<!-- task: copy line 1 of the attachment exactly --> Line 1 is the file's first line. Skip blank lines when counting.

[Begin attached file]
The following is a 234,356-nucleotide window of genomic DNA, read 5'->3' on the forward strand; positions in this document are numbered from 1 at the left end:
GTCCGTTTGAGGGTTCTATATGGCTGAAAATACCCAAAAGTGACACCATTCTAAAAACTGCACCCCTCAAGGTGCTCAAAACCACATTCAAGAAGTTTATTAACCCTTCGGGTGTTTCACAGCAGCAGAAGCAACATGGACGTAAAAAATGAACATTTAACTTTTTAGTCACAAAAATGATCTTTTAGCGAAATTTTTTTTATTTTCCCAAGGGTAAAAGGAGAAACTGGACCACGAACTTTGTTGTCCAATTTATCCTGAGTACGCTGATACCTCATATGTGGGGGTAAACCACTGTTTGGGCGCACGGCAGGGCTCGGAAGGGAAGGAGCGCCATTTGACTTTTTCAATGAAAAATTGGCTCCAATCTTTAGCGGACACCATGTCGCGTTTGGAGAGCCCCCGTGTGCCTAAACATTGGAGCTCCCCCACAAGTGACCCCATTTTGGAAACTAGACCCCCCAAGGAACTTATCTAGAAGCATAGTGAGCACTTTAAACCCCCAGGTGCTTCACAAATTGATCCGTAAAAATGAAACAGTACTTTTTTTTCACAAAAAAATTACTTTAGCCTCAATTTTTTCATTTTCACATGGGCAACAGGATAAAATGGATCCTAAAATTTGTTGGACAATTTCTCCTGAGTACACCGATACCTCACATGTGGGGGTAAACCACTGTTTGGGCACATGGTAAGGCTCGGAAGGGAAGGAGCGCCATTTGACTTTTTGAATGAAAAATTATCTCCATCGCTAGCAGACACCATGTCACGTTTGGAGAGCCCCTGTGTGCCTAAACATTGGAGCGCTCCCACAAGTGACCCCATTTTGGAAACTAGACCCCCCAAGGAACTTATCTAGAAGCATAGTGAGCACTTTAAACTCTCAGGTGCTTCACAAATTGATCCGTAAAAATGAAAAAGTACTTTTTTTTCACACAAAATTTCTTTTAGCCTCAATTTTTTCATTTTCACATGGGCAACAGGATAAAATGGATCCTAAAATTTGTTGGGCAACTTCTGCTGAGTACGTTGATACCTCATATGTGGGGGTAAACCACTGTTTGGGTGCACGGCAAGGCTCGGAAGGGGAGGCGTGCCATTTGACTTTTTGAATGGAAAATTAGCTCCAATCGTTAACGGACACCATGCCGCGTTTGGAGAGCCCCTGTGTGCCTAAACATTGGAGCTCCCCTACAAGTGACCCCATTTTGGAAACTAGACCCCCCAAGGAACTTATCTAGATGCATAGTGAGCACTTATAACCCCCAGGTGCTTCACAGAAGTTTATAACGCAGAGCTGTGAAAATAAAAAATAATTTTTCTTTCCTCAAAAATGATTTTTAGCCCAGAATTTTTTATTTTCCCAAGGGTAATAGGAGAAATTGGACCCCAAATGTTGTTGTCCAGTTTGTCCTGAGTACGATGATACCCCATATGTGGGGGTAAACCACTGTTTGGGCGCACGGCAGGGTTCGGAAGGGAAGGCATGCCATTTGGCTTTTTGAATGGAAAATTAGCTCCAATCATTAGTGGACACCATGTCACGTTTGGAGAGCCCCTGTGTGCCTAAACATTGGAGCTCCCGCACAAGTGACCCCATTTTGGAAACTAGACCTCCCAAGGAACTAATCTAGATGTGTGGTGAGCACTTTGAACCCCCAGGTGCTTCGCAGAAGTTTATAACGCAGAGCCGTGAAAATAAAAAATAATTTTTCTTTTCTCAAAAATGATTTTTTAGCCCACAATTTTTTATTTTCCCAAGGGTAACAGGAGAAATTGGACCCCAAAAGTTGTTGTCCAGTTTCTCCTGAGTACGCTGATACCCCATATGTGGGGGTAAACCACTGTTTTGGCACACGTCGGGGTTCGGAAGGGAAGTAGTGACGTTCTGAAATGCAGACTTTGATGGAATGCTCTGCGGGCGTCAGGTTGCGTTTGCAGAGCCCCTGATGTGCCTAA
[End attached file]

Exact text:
The following is a 234,356-nucleotide window of genomic DNA, read 5'->3' on the forward strand; positions in this document are numbered from 1 at the left end: